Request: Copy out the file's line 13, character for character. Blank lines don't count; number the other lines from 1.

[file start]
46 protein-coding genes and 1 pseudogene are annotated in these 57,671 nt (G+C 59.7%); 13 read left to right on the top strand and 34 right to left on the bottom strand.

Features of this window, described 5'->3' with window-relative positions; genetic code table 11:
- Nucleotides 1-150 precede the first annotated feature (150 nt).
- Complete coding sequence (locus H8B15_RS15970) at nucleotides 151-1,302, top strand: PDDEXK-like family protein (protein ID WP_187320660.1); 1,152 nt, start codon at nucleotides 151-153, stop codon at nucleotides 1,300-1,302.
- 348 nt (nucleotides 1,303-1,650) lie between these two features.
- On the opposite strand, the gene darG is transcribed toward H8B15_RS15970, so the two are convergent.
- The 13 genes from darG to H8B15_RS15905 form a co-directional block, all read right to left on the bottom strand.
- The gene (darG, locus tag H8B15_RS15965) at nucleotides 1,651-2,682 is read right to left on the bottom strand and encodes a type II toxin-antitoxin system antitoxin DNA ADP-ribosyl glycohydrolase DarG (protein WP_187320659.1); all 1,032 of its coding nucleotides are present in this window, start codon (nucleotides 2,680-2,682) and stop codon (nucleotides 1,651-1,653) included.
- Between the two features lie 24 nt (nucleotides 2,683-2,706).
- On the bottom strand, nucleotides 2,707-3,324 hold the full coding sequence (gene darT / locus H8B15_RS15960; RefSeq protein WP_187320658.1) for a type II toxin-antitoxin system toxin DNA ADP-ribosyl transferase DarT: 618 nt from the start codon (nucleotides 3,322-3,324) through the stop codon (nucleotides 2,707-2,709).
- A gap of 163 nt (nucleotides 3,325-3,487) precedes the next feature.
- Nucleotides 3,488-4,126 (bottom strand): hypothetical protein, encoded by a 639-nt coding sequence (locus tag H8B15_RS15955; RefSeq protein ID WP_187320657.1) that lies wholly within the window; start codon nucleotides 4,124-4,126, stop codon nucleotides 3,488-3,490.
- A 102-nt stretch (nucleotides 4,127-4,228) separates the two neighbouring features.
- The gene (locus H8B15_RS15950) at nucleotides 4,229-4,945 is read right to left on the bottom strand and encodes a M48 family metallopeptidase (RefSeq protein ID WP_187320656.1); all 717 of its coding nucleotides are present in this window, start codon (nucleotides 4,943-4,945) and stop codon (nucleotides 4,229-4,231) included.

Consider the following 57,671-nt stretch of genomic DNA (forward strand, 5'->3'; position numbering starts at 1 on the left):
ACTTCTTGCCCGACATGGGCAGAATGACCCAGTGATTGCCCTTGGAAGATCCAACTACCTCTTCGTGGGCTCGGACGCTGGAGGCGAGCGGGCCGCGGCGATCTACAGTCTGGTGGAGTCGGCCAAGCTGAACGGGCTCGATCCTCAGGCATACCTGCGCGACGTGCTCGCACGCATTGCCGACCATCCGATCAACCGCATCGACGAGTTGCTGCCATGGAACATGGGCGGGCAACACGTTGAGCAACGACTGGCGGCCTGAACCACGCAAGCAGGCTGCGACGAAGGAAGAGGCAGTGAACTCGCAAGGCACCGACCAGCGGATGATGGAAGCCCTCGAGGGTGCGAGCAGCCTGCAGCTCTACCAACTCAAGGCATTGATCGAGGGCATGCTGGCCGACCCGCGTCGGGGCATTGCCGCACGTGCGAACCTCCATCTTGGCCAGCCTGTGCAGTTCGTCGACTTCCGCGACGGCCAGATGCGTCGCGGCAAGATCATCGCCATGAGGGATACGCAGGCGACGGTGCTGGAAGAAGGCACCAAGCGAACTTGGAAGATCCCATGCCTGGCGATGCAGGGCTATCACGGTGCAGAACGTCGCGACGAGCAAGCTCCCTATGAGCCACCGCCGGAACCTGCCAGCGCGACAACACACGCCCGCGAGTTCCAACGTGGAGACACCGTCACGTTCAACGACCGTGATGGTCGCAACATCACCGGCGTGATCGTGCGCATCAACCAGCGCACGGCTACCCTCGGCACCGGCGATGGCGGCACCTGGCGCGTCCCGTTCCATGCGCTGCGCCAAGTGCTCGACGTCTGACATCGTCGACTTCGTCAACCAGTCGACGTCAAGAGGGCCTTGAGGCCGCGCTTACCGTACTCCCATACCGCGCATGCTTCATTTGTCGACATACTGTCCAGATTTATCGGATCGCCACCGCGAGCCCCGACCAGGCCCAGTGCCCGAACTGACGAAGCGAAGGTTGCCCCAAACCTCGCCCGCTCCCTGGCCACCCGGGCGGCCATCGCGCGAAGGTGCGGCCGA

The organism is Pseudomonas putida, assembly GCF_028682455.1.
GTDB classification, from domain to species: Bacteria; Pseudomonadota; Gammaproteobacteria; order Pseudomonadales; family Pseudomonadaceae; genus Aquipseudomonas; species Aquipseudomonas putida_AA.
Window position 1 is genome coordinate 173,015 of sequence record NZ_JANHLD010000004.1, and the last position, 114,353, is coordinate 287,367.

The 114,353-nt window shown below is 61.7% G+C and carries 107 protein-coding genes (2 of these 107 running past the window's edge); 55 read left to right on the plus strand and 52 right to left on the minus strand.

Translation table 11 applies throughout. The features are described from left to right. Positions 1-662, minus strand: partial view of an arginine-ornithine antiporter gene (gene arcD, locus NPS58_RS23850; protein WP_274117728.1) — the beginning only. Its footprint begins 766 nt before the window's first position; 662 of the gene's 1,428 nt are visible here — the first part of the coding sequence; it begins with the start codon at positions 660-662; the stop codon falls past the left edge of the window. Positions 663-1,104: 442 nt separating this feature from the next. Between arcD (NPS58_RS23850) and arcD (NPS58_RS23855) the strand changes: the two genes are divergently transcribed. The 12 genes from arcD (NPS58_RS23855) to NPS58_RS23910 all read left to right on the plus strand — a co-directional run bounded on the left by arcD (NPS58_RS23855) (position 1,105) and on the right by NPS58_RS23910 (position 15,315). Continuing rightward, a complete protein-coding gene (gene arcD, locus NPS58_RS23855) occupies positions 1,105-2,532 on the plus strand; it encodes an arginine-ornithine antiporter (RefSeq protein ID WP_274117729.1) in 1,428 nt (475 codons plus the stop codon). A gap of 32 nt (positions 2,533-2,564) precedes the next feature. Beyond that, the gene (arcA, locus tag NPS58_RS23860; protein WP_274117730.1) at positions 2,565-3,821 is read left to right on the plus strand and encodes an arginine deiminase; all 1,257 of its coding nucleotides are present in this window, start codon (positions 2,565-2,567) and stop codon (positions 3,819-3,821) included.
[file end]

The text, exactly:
- A 102-nt stretch (nucleotides 4,127-4,228) separates the two neighbouring features.